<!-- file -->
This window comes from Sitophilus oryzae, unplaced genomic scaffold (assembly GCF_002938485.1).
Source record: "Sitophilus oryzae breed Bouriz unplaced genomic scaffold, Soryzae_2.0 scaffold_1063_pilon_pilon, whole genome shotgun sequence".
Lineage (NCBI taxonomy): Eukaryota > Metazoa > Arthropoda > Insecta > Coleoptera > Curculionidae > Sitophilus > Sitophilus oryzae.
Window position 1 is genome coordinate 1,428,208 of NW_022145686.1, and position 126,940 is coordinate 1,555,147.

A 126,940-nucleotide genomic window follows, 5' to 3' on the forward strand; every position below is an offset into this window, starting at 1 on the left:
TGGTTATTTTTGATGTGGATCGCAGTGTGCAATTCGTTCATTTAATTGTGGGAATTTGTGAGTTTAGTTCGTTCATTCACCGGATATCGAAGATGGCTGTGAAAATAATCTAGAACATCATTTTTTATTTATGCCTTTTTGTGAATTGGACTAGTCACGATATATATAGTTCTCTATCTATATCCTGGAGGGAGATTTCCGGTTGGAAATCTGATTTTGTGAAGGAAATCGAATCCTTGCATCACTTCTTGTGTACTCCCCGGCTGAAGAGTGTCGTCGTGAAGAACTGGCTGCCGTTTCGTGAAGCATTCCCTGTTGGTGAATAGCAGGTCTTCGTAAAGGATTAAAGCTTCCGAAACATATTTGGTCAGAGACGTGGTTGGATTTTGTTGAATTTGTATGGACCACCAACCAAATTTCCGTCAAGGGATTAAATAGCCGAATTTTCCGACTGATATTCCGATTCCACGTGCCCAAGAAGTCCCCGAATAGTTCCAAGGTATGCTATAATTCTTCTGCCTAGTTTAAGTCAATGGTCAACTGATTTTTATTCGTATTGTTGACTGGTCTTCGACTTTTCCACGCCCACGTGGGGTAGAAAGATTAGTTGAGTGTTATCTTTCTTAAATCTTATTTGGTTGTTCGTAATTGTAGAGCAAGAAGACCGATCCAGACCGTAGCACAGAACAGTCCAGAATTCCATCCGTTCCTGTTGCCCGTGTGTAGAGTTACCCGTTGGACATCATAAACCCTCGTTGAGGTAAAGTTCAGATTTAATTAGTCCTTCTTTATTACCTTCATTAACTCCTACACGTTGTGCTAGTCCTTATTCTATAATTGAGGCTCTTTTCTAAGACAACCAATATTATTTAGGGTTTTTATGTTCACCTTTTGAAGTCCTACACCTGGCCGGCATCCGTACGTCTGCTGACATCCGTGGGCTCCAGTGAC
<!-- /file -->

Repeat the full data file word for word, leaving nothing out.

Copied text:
This window comes from Sitophilus oryzae, unplaced genomic scaffold (assembly GCF_002938485.1).
Source record: "Sitophilus oryzae breed Bouriz unplaced genomic scaffold, Soryzae_2.0 scaffold_1063_pilon_pilon, whole genome shotgun sequence".
Lineage (NCBI taxonomy): Eukaryota > Metazoa > Arthropoda > Insecta > Coleoptera > Curculionidae > Sitophilus > Sitophilus oryzae.
Window position 1 is genome coordinate 1,428,208 of NW_022145686.1, and position 126,940 is coordinate 1,555,147.

A 126,940-nucleotide genomic window follows, 5' to 3' on the forward strand; every position below is an offset into this window, starting at 1 on the left:
TGGTTATTTTTGATGTGGATCGCAGTGTGCAATTCGTTCATTTAATTGTGGGAATTTGTGAGTTTAGTTCGTTCATTCACCGGATATCGAAGATGGCTGTGAAAATAATCTAGAACATCATTTTTTATTTATGCCTTTTTGTGAATTGGACTAGTCACGATATATATAGTTCTCTATCTATATCCTGGAGGGAGATTTCCGGTTGGAAATCTGATTTTGTGAAGGAAATCGAATCCTTGCATCACTTCTTGTGTACTCCCCGGCTGAAGAGTGTCGTCGTGAAGAACTGGCTGCCGTTTCGTGAAGCATTCCCTGTTGGTGAATAGCAGGTCTTCGTAAAGGATTAAAGCTTCCGAAACATATTTGGTCAGAGACGTGGTTGGATTTTGTTGAATTTGTATGGACCACCAACCAAATTTCCGTCAAGGGATTAAATAGCCGAATTTTCCGACTGATATTCCGATTCCACGTGCCCAAGAAGTCCCCGAATAGTTCCAAGGTATGCTATAATTCTTCTGCCTAGTTTAAGTCAATGGTCAACTGATTTTTATTCGTATTGTTGACTGGTCTTCGACTTTTCCACGCCCACGTGGGGTAGAAAGATTAGTTGAGTGTTATCTTTCTTAAATCTTATTTGGTTGTTCGTAATTGTAGAGCAAGAAGACCGATCCAGACCGTAGCACAGAACAGTCCAGAATTCCATCCGTTCCTGTTGCCCGTGTGTAGAGTTACCCGTTGGACATCATAAACCCTCGTTGAGGTAAAGTTCAGATTTAATTAGTCCTTCTTTATTACCTTCATTAACTCCTACACGTTGTGCTAGTCCTTATTCTATAATTGAGGCTCTTTTCTAAGACAACCAATATTATTTAGGGTTTTTATGTTCACCTTTTGAAGTCCTACACCTGGCCGGCATCCGTACGTCTGCTGACATCCGTGGGCTCCAGTGAC